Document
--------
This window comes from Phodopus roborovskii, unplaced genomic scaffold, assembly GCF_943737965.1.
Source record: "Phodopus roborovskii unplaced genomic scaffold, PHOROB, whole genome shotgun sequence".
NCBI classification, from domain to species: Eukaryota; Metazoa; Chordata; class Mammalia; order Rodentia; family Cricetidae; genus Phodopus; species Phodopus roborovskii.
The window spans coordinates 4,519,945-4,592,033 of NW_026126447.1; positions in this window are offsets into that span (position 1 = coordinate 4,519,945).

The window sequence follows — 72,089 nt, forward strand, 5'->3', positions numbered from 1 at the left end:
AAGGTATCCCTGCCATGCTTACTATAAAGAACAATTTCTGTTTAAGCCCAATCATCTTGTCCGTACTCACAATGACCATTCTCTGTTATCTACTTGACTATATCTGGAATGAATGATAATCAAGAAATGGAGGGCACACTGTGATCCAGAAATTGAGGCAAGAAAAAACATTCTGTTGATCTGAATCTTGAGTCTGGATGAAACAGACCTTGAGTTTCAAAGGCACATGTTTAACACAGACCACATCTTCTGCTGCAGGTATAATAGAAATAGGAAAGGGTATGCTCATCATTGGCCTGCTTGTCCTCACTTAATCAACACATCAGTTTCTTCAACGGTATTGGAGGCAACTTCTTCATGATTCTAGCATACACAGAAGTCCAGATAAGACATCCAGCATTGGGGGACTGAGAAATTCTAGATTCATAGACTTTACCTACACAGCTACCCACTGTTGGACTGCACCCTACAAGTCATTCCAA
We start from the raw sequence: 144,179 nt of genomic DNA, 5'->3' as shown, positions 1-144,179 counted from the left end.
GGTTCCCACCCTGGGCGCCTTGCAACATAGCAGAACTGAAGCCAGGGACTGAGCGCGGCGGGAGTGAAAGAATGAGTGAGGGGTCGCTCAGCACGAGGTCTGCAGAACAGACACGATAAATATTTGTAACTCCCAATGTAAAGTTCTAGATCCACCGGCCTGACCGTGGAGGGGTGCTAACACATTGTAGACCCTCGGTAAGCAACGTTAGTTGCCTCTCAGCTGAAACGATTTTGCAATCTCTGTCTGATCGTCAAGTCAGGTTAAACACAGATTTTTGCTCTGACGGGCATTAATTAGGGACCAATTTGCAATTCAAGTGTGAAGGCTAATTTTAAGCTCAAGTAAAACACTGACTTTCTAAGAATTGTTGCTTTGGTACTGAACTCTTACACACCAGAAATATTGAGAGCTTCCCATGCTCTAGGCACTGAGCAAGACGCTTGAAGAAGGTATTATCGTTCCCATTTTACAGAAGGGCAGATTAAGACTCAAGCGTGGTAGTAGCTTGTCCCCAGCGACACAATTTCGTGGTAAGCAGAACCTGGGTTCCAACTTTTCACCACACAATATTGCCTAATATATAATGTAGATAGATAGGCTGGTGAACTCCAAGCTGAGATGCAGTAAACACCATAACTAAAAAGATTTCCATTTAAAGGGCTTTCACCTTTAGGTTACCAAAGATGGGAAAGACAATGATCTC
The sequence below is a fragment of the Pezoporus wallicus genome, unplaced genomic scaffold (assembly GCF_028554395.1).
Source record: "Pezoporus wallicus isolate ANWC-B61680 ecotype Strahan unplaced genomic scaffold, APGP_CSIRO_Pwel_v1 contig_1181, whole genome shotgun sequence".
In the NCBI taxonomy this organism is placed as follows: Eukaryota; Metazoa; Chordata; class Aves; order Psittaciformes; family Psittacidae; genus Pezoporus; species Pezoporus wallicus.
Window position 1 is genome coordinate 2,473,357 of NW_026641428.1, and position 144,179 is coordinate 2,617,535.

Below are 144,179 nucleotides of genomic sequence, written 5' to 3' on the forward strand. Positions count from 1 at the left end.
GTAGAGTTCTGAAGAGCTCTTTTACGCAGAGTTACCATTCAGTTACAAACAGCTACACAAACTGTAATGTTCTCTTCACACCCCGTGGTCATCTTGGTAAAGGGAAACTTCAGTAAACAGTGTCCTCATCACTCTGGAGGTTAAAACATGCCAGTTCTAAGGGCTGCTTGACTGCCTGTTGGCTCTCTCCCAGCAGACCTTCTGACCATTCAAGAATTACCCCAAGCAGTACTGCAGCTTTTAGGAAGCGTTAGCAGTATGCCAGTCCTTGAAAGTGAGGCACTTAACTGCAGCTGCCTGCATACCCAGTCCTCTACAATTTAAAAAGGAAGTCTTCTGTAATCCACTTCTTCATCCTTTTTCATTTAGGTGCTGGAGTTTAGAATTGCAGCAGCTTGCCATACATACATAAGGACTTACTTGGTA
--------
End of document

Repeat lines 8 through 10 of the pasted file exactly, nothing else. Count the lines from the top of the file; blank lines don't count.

GGTTCCCACCCTGGGCGCCTTGCAACATAGCAGAACTGAAGCCAGGGACTGAGCGCGGCGGGAGTGAAAGAATGAGTGAGGGGTCGCTCAGCACGAGGTCTGCAGAACAGACACGATAAATATTTGTAACTCCCAATGTAAAGTTCTAGATCCACCGGCCTGACCGTGGAGGGGTGCTAACACATTGTAGACCCTCGGTAAGCAACGTTAGTTGCCTCTCAGCTGAAACGATTTTGCAATCTCTGTCTGATCGTCAAGTCAGGTTAAACACAGATTTTTGCTCTGACGGGCATTAATTAGGGACCAATTTGCAATTCAAGTGTGAAGGCTAATTTTAAGCTCAAGTAAAACACTGACTTTCTAAGAATTGTTGCTTTGGTACTGAACTCTTACACACCAGAAATATTGAGAGCTTCCCATGCTCTAGGCACTGAGCAAGACGCTTGAAGAAGGTATTATCGTTCCCATTTTACAGAAGGGCAGATTAAGACTCAAGCGTGGTAGTAGCTTGTCCCCAGCGACACAATTTCGTGGTAAGCAGAACCTGGGTTCCAACTTTTCACCACACAATATTGCCTAATATATAATGTAGATAGATAGGCTGGTGAACTCCAAGCTGAGATGCAGTAAACACCATAACTAAAAAGATTTCCATTTAAAGGGCTTTCACCTTTAGGTTACCAAAGATGGGAAAGACAATGATCTC
The sequence below is a fragment of the Pezoporus wallicus genome, unplaced genomic scaffold (assembly GCF_028554395.1).
Source record: "Pezoporus wallicus isolate ANWC-B61680 ecotype Strahan unplaced genomic scaffold, APGP_CSIRO_Pwel_v1 contig_1181, whole genome shotgun sequence".